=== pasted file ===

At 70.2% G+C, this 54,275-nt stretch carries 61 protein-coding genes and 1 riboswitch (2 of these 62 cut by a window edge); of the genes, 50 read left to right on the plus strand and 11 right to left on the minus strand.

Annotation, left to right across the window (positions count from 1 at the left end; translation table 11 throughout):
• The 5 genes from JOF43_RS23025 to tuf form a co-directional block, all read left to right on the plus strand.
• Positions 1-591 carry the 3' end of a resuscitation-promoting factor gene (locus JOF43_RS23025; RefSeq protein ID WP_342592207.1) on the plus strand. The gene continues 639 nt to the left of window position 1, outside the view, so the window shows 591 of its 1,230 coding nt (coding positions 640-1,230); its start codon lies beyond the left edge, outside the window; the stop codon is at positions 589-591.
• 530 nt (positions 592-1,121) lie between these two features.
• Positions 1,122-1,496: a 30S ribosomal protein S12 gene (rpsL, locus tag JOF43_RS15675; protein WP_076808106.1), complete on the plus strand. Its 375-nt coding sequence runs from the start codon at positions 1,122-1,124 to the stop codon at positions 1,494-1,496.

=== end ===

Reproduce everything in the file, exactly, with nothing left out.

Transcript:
At 70.2% G+C, this 54,275-nt stretch carries 61 protein-coding genes and 1 riboswitch (2 of these 62 cut by a window edge); of the genes, 50 read left to right on the plus strand and 11 right to left on the minus strand.

Annotation, left to right across the window (positions count from 1 at the left end; translation table 11 throughout):
• The 5 genes from JOF43_RS23025 to tuf form a co-directional block, all read left to right on the plus strand.
• Positions 1-591 carry the 3' end of a resuscitation-promoting factor gene (locus JOF43_RS23025; RefSeq protein ID WP_342592207.1) on the plus strand. The gene continues 639 nt to the left of window position 1, outside the view, so the window shows 591 of its 1,230 coding nt (coding positions 640-1,230); its start codon lies beyond the left edge, outside the window; the stop codon is at positions 589-591.
• 530 nt (positions 592-1,121) lie between these two features.
• Positions 1,122-1,496: a 30S ribosomal protein S12 gene (rpsL, locus tag JOF43_RS15675; protein WP_076808106.1), complete on the plus strand. Its 375-nt coding sequence runs from the start codon at positions 1,122-1,124 to the stop codon at positions 1,494-1,496.